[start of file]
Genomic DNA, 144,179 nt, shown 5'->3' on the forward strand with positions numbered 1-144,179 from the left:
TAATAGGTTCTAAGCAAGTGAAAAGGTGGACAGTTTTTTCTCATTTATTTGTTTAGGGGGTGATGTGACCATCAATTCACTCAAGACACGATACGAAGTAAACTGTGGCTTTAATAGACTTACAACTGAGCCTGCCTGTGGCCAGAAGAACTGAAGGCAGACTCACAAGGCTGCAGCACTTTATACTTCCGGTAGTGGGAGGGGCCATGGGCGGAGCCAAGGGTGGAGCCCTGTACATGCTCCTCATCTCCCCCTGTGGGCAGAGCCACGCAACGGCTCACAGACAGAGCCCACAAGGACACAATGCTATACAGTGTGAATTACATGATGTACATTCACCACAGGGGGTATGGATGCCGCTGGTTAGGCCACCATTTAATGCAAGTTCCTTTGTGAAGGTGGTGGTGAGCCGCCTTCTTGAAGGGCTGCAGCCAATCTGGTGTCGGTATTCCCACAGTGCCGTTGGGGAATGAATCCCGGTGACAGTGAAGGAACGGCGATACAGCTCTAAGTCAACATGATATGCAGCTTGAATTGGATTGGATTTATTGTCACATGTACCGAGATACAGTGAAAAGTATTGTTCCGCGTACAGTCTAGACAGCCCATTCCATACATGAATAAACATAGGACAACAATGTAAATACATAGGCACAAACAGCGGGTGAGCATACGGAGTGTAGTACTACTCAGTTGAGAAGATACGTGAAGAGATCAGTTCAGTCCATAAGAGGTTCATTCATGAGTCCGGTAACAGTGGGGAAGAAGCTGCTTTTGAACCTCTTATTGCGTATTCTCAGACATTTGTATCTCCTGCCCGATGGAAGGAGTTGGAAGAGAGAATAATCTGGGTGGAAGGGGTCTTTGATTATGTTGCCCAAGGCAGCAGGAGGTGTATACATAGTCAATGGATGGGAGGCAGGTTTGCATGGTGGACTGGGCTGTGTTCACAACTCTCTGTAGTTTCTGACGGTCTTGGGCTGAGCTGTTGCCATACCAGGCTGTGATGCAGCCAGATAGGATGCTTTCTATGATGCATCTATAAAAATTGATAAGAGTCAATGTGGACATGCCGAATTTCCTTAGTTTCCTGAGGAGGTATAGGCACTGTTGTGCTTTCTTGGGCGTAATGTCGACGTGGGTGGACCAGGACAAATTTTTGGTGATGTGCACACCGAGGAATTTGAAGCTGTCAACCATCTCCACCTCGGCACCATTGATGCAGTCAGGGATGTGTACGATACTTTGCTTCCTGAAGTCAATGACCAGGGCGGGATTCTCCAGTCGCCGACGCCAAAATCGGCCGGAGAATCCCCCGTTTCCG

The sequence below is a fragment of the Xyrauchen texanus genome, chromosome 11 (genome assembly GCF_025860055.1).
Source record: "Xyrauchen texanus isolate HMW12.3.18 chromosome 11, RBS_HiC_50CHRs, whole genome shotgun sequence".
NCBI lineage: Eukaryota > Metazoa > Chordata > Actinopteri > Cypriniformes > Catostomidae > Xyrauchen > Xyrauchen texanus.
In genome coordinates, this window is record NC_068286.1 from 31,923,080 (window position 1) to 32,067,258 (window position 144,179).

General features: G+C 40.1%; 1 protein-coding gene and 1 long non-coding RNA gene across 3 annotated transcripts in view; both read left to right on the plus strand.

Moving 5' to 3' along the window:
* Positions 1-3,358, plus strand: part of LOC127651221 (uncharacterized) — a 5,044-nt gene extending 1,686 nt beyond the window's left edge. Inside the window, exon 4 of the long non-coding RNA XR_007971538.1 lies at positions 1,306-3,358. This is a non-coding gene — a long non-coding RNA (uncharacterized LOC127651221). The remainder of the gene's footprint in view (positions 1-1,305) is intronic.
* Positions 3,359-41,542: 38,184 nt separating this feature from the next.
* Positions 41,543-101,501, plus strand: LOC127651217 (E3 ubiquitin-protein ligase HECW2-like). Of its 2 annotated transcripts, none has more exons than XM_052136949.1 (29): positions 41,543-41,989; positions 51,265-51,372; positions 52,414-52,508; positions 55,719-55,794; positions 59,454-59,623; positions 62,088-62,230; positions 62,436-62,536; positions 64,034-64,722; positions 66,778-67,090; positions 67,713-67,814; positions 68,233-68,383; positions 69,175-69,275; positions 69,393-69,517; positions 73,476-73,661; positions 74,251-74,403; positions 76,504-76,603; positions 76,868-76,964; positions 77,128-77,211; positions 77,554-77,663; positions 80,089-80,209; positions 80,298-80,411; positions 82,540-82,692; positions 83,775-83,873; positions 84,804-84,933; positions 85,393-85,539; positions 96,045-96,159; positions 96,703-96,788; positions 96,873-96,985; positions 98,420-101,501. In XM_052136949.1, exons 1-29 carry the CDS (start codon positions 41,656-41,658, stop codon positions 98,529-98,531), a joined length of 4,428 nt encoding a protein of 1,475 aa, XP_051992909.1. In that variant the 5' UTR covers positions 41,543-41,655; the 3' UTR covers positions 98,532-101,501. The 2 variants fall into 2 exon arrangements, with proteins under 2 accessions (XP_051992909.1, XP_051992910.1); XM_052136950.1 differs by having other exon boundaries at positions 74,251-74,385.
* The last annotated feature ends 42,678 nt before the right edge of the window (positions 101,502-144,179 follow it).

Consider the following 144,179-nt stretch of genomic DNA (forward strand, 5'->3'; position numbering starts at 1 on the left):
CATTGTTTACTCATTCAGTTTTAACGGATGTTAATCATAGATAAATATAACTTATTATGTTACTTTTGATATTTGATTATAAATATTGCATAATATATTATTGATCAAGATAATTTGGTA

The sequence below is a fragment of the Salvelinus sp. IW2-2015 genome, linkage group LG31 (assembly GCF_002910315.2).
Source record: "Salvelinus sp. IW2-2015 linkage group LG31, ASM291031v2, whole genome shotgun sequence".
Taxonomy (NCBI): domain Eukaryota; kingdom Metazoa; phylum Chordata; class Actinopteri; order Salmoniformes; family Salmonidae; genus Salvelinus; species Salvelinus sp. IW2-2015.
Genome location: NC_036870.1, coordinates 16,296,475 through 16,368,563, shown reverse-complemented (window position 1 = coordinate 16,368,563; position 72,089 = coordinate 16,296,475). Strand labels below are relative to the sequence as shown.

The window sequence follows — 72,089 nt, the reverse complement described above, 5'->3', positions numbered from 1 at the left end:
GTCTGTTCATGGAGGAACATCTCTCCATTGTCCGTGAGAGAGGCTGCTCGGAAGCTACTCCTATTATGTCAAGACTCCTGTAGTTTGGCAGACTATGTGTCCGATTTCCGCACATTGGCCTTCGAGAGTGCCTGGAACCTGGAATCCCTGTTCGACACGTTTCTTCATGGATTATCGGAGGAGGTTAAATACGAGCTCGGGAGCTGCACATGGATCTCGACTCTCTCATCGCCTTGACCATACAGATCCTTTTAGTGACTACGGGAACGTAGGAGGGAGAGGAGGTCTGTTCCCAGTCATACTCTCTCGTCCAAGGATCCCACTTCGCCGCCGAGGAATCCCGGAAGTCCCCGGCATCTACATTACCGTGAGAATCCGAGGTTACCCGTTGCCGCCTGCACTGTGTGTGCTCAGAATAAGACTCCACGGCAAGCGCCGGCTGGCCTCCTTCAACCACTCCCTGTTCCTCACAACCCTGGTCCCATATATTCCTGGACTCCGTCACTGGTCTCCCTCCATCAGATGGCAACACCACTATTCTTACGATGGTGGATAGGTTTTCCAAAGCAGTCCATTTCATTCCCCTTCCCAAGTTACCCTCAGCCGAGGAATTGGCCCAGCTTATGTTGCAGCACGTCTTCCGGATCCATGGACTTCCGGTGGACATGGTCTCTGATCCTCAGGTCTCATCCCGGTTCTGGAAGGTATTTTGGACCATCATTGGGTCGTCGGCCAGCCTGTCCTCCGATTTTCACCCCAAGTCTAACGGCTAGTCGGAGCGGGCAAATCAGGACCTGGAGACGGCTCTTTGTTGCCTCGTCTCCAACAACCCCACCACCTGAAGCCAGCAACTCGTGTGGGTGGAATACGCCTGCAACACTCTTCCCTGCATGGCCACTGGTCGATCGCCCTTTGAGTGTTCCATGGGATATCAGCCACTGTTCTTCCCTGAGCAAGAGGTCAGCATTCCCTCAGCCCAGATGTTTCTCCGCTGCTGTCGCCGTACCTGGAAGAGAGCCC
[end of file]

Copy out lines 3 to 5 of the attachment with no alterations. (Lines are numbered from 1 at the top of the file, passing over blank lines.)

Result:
The sequence below is a fragment of the Xyrauchen texanus genome, chromosome 11 (genome assembly GCF_025860055.1).
Source record: "Xyrauchen texanus isolate HMW12.3.18 chromosome 11, RBS_HiC_50CHRs, whole genome shotgun sequence".
NCBI lineage: Eukaryota > Metazoa > Chordata > Actinopteri > Cypriniformes > Catostomidae > Xyrauchen > Xyrauchen texanus.